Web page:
Healthy eating hacks from a heart attack survivor


TV chef Sally Bee suffered three heart attacks when she was 36 before being diagnosed with spontaneous coronary artery dissection (SCAD). She tells Benenden that her survival against the odds was down to a diet crammed with healthy food

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Here, the creator of healthy-eating plans on the ITV daytime show Lorraine reveals how to put the bite back into your diet and pack your plate with goodness — while breaking those bad habits.

Downsize… not supersize
Here’s how not to fill up on excess protein or carbs. Hover your hand over your plate with your fingers together. Your hand size is the portion size for both protein and carbs. The rest of your plate should be full of vegetables and salad 
in a variety of colours. 

Balance is important
There is no such thing as a demon food — look at your diet as a whole. Among the tricks to ensuring you eat what you need is keeping an eye on portion size, as plates in restaurants can be huge.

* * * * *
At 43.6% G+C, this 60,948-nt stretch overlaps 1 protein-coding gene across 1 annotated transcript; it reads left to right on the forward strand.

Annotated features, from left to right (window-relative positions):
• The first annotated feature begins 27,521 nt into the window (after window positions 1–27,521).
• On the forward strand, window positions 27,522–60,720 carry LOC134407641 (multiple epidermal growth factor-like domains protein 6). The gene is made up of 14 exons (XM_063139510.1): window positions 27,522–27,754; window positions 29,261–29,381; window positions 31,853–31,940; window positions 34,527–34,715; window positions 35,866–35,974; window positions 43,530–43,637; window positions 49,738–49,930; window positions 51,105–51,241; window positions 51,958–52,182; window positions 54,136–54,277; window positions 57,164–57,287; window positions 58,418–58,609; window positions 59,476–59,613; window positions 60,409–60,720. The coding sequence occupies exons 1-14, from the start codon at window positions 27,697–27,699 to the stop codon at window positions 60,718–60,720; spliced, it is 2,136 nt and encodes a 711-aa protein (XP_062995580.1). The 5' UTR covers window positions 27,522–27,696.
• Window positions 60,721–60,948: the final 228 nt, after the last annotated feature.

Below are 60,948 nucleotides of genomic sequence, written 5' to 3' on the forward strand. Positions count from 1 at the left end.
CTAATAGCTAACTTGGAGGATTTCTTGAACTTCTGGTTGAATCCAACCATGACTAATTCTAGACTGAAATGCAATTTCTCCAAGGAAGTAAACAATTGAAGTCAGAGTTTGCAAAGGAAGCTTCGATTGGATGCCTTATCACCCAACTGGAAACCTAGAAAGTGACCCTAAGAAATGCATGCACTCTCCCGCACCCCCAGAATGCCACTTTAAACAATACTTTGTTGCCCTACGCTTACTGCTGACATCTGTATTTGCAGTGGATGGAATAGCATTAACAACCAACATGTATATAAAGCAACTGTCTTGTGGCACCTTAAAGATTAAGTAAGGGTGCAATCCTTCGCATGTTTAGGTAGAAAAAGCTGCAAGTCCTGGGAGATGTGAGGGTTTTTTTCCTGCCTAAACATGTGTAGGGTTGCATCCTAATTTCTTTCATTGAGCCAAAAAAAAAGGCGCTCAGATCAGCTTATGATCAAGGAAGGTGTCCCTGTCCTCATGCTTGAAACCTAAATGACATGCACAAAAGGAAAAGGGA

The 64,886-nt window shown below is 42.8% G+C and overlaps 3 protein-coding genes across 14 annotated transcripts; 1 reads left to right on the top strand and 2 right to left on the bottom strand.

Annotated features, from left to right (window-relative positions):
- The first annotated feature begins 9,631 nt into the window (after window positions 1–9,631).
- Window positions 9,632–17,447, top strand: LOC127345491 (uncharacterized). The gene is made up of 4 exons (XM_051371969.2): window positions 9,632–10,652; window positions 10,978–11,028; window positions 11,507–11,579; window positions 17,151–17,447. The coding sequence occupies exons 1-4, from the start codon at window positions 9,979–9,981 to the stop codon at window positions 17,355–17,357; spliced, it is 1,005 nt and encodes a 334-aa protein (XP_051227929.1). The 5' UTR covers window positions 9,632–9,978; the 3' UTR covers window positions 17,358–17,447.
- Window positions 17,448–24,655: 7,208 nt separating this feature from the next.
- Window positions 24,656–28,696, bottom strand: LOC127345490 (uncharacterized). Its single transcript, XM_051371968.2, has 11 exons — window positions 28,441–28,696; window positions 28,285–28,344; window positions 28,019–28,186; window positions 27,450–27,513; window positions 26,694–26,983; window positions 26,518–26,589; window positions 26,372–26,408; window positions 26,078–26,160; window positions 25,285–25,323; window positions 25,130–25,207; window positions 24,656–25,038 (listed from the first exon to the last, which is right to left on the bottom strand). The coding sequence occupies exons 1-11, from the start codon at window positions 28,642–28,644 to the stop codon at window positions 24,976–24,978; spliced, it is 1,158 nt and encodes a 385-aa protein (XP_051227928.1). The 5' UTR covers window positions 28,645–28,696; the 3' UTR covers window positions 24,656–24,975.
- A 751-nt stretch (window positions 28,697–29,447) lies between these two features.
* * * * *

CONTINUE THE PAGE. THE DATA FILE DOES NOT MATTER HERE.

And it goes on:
Coconuts are beautiful
However, I am not super into the coconut oil cooking trend, as it is extremely high in saturated fat and I trust my own body. It’s too heavy for me to use in the kitchen.

Go deep
The vegetables and fruits with the deepest colours reflect the nutrients inside them, so go big on kale, broccoli, beets, tomatoes and rich-coloured berries. 

Meat-free Mondays
Red meat is essential for some who need the mix of iron and protein. Twice a week is fine, but cut off excess fat, and enjoy chicken and fish. I’m a fan of meat-free Mondays, which focus on upping your veg intake. Ensure you eat plenty of legumes, beans and leafy greens.

Smoothies are super
I love a smoothie, but only drink a small glass, using half veg, half fruit. The rest is water rather than fruit juice. I make smoothies with half kale and courgette, half pineapple and mango. The rest is sparkling water. Sometimes these replace my breakfast and I’ll eat a handful of almonds to fill me up.

Herbs and spices
I call these the flavour saviour. They make healthy food delicious, and replace fat, sugar and salt as the perfect taste-enhancing additions.

Burst that bubble
Processed food and fizzy drinks are empty calories. It’s fine to indulge occasionally, but keep these as a treat and avoid consuming them every day. Eating ‘clean’ is the purest way to great health. A healthy body is a gift. 

Be gluten aware
Carbs are fine, but balance them depending on your output. If you are exercising 
a lot, you will need them for energy. They also aid sleep as they have a soporific effect. I love potatoes and rice, but tend to be gluten aware as bread makes me feel bloated. The wheat we use these days can ferment in your gut. Listen to your body: if it doesn’t feel good, it isn’t good for you. 

This article was written for Benenden — for more healthy tips, visit benenden.co.uk/healthier-you/